You only need a copy-ctor if the class contains pointers, references, or handles.

If you want to make copies using CObject*''s, you need more than just copy ctors. You need to add a virtal method to CObject called Clone.

struct CObject{virtual CObject* Clone()=0 {return new CObject(*this);}};struct CPlayer : CObject{//This is called a co-variant return-type//It still overrides CObject* CObject::Clone()=0virtual CPlayer* Clone() {return new CPlayer(*this);}};

Then, given COjbect*''s you can reliably copy them using the virtual Clone method, which invokes the correct copy-ctor. (Well-formed copy-ctor''s are required for all participating classes).

//When you call Clone from a CObject*, it returns a CObject*CObject* obj = new CPlayer;CObject* copy = obj->Clone();//If you call Clone from a CPlayer*, it returns a CPlayer*CPlayer* player = new CPlayer;CPlayer* copy = player->Clone();//That''s what the covariant return-type does for you

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Thanks for your help, but I think I may be asking the wrong question. My CObject class has a member Actor (of type CActor) which contains a std::map<>. CPlayer is derived from CObject. CActor has a copy constructor and operator= defined like so:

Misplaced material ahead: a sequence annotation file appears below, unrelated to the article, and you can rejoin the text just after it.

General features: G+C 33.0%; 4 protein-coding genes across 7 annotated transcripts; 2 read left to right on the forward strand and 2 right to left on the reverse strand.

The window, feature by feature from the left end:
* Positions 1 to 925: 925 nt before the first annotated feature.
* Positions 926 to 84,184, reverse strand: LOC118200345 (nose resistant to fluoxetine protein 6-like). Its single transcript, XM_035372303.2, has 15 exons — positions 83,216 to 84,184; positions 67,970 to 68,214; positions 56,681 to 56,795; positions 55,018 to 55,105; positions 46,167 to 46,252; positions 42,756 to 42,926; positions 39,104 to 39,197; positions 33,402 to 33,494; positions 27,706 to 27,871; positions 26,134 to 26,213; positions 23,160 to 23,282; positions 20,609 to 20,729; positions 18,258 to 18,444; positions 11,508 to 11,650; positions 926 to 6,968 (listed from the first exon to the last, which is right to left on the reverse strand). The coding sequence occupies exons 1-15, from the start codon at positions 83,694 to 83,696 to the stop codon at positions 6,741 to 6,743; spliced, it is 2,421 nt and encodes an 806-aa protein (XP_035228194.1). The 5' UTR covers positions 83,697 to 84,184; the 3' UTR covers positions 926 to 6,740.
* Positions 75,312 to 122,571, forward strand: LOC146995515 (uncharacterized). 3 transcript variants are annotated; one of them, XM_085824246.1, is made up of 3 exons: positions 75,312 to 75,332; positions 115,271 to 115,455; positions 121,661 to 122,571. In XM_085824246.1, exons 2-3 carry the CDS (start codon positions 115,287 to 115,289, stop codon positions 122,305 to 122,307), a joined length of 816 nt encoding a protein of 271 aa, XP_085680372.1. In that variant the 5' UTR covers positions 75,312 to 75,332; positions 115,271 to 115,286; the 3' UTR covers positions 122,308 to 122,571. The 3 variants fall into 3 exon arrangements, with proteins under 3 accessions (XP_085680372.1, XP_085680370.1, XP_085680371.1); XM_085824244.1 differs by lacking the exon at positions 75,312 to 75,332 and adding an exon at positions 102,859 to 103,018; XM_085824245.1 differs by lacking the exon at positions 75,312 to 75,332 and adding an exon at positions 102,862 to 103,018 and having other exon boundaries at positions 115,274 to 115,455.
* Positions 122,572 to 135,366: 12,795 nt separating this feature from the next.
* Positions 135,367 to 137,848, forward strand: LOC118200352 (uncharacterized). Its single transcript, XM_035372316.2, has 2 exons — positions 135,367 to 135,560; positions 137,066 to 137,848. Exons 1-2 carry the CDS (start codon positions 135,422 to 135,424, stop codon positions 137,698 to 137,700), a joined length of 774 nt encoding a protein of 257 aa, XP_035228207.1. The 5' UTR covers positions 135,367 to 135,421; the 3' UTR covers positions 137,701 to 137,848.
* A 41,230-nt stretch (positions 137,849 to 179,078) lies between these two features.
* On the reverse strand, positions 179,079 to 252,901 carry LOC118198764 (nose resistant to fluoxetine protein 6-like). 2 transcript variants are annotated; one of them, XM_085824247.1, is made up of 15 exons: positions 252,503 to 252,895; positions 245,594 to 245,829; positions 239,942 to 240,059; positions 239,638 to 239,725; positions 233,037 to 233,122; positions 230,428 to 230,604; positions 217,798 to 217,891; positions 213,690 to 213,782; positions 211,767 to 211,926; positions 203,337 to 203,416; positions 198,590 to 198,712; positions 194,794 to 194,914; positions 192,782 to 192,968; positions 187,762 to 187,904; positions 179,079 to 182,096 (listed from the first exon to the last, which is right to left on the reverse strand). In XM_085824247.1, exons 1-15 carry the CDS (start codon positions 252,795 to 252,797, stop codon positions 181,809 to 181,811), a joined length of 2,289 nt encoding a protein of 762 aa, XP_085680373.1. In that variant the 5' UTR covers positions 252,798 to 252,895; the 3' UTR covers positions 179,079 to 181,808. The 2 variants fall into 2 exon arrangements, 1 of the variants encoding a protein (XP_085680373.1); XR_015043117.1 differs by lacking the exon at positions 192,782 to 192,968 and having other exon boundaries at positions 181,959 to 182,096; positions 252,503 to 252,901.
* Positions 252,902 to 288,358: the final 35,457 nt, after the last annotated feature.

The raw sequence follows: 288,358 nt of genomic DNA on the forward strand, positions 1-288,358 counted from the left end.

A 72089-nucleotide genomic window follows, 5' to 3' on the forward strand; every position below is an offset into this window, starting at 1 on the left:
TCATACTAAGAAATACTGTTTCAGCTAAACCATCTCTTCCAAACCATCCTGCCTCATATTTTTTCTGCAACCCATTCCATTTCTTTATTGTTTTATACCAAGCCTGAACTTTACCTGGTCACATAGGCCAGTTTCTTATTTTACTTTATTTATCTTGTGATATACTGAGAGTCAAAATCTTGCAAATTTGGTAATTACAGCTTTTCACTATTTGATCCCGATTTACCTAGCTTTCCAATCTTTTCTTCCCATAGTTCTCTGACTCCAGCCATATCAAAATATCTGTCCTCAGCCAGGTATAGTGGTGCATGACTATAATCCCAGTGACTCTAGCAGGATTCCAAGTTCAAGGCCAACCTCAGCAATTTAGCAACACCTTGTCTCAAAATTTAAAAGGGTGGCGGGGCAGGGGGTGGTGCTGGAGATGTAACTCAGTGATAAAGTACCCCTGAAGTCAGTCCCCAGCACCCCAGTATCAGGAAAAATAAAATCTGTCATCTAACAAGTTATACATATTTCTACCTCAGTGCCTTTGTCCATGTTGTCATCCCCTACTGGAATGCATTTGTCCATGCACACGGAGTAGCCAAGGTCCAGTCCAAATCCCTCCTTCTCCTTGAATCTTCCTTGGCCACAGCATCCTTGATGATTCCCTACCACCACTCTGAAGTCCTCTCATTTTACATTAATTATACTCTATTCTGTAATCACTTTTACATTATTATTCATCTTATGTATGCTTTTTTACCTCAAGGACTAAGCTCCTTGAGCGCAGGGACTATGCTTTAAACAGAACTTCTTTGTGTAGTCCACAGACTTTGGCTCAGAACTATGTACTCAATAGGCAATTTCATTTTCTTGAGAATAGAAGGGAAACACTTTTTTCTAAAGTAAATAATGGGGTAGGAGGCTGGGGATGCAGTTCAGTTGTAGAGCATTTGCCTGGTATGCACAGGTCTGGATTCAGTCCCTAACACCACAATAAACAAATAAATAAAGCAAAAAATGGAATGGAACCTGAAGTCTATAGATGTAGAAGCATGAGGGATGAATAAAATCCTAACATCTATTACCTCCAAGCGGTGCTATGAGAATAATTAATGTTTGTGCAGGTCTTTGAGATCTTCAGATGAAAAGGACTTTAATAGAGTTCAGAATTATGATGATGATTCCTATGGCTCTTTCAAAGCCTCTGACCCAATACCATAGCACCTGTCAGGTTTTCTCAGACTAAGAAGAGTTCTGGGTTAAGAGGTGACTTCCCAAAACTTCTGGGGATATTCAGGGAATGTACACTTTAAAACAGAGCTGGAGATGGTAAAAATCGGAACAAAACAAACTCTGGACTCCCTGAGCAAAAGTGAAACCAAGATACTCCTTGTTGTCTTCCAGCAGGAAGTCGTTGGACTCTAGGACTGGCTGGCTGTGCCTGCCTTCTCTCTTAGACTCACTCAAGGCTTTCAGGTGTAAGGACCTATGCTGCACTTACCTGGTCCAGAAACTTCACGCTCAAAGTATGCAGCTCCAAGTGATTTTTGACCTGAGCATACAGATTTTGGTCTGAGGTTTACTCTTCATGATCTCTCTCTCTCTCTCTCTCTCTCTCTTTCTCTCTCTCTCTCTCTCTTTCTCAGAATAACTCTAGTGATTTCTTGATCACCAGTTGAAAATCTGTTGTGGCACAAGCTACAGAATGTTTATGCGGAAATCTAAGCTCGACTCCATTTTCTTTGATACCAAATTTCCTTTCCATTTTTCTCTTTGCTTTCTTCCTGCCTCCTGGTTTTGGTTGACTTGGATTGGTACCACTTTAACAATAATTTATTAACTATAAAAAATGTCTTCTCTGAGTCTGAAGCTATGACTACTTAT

CActor::CActor(const CActor &act){    Motions = act.Motions;        //Motions is a std::map<>};//this is a member functionCActor& operator=(const CActor &act){    Motions = act.Motions;    return(*this);}

''Motions'' is the only variable in CActor. It holds Animations referenced to std::strings, so that I can switch animations by name (ie, std::map).

Now, I have a std::vector. I fill it like this:
//''Players'' is a std::vectorPlayers.push_back();Players[0].SetWorldLocation(100 * 16, 142 * 16);Players[0].SetDrawLocation(335, 269);/*...*/

I realize its a bit of a hack (eventually I''ll read from a text file) but it does work. Almost. As soon as I try to add another player and call Players.push_back(), the Actor for Players[0] is trashed and the Motions map is empty. If I don''t call Players.push_back(), everything works fine. (Of course, I could just push_back a few before filling them, but that doesn''t seem like the best option...I want a more flexible solution.)
So, my question is, what copy semantics does a std::vector<> require a class to have? Copy construtor, operator=, or both? And how could I go about implmenting the copy functions? Magmai''s answer isn''t quite what I''m looking for, since I don''t want to deal with pointers if possible. The initialization list thing works in a simple little test project, but doesn''t seem to have fixed it on a larger scale (cedricl: now you know why I asked...) I''m thinking this has more to do with the std::vector than anything else.

Also, how can I create operator= from a copy constructor? I normally just cut&paste, but I need a better solution.